Work. Just the word can cause your stress level to rise. Even if you love what you do, some days you can feel tired, frustrated, even trapped. Your body knows when the situation you're in is not good for you. What most of us don't realize is that our brains have the capacity both to create stress and turn it down.
Even better, most of us don't realize we can use our brains to control our stress response wherever we are right now. Here are four ways to de-stress without even leaving your desk.
1. Remember stress is valuable information. Stress is a reaction in your brain to what you're experiencing in this moment. For instance, a deadline just got moved up a week, and now you have to stay late and miss your daughter's recital. The part of your brain that creates stress, your amygdala, also known as your "alarm," fills your body with chemicals like adrenaline, which cause us to feel stressed.
But here's the good news. When your alarm senses that you're thinking clearly, it slows or stops the flow of stress chemicals. The first key for all of us to de-stress is to remember that stress is a brain reaction to your environment designed to keep you safe. You're supposed to feel stress when something around you isn't right. Stress can become a helpful signal if you look at it as a wake-up call. Stress is not comfortable, but it tells us that something important needs our attention.
2. Answer a simple question: What's most important to you right now? Research with those who have experienced trauma like war and natural disaster has revealed that answering the question "What's most important to you right now?" turns down your stress response.
To think clearly, we have to use another center of our brain called our frontal lobes. This thinking center is the secret to turning down your alarm. Your mental alarm will get louder and louder, sending more and more stress chemicals until it knows you are taking whatever it has identified as a problem seriously. It could be an upcoming presentation or a meeting with your boss.
In the case of your daughter's recital, the key is to answer what's most important to you. Thinking about and creating a plan for how to get the work done and go to your daughter's concert could turn down the alarm. You won't like staying up late after the kids go to bed to finish your work; but your stress will decrease knowing you, not your work, run your life.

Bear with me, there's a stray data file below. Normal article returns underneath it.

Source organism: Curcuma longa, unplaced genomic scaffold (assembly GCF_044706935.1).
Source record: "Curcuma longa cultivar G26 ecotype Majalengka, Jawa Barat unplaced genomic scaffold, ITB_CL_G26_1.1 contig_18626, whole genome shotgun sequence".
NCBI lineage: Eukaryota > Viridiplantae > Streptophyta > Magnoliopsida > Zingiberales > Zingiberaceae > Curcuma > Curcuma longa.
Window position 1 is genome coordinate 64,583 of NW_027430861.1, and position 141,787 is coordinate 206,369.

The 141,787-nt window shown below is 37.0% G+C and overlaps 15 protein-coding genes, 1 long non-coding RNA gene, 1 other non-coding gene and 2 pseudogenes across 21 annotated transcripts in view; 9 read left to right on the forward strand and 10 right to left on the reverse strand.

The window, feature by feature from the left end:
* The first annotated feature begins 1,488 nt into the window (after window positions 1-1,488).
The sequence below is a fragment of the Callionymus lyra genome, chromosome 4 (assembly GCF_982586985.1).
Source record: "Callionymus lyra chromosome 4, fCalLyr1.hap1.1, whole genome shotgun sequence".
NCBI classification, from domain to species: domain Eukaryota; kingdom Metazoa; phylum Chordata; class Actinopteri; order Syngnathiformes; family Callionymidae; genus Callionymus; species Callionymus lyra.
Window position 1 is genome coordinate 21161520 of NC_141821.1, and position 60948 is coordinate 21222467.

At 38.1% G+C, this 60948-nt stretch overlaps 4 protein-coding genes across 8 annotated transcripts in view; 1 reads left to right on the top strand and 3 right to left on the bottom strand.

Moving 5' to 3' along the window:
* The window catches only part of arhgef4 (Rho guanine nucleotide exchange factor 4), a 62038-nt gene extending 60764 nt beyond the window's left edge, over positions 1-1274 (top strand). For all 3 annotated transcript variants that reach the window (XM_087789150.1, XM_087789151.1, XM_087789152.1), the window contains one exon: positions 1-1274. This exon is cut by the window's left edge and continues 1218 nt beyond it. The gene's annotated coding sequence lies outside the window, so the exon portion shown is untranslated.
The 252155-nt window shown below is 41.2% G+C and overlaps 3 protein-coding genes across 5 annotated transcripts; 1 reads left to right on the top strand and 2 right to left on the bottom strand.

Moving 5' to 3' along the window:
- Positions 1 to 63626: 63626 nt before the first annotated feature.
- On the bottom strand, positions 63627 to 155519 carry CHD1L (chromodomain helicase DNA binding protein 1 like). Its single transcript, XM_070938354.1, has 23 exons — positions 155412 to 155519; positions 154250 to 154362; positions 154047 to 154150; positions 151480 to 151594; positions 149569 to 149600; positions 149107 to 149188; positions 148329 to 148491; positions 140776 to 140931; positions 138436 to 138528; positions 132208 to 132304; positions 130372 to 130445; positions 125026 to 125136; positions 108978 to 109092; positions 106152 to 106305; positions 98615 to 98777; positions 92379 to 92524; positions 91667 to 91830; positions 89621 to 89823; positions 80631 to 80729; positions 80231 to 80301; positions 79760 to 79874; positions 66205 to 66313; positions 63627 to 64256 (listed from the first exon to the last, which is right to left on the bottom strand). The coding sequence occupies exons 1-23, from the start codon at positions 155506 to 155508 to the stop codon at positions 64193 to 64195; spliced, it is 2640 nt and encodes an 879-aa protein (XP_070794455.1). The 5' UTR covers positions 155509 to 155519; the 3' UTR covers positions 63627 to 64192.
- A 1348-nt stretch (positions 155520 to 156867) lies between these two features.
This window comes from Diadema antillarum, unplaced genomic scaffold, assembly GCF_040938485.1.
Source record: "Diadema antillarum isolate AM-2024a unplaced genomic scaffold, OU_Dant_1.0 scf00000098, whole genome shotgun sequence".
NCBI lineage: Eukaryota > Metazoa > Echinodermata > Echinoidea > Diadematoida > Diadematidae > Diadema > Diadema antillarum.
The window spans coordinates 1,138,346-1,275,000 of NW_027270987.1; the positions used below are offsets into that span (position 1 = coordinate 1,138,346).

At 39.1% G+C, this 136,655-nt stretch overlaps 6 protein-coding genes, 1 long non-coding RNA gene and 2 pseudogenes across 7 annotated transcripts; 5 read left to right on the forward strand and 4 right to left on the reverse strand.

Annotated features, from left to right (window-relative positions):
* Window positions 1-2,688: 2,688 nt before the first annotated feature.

3. Pay attention to rhythm. Your ideal day has a pattern where you have time to solve problems and time to reflect on what's most important. Pull up your calendar and look at the way you spend your hours at work. Most of us constantly respond to the needs of people around us. The problem for our alarms is that if we're always responding to other people, they will constantly pull us into their problems. They will continually turn on our alarms.
That's not wrong; it just needs to happen in a pattern that you have determined is optimal for you. You have more control than you realize. You don't have to quit your job to be stress-free. You do need to make clear to yourself and your boss what you need in terms of a schedule to enjoy doing the most important work.
4. Identify your triggers. People, places, situations -- myriad things can trigger our alarm based on memories or immediate worries and anxieties. When you think about what triggers you, you can realize why you feel stress; and realizing why -- not fixing something -- turns down and even resets the alarm.
Why would missing the deadline to go to your daughter's recital be a bad thing? If your trigger is always wanting to please people, now the next time a "pleaser moment" shows up, your brain will remember you don't have to make everyone happy. Maybe your boss is the trigger because he or she is demanding like your father or mother. Recognizing when a behavior sets off your alarm allows you to not react next time they make you feel like a child, and think clearly about how to interact with them professionally.
When you started reading this article, maybe you expected to read about breathing exercises and taking a break every hour. These can be helpful ways to step back and make room for thinking clearly. You should continue doing the stress reduction techniques that work for you.
Everything I'm asking you to do activates your thinking center. You don't fix stress; you use it to focus your brain on the life you want. That's the key to turning down the alarm.
 Erk, S., Abler, B., & Walter, H. (2006). "Cognitive modulation of emotion anticipation." European Journal Of Neuroscience, 24(4), 1227-1236. doi:10.1111/j.1460-9568.2006.04976.x
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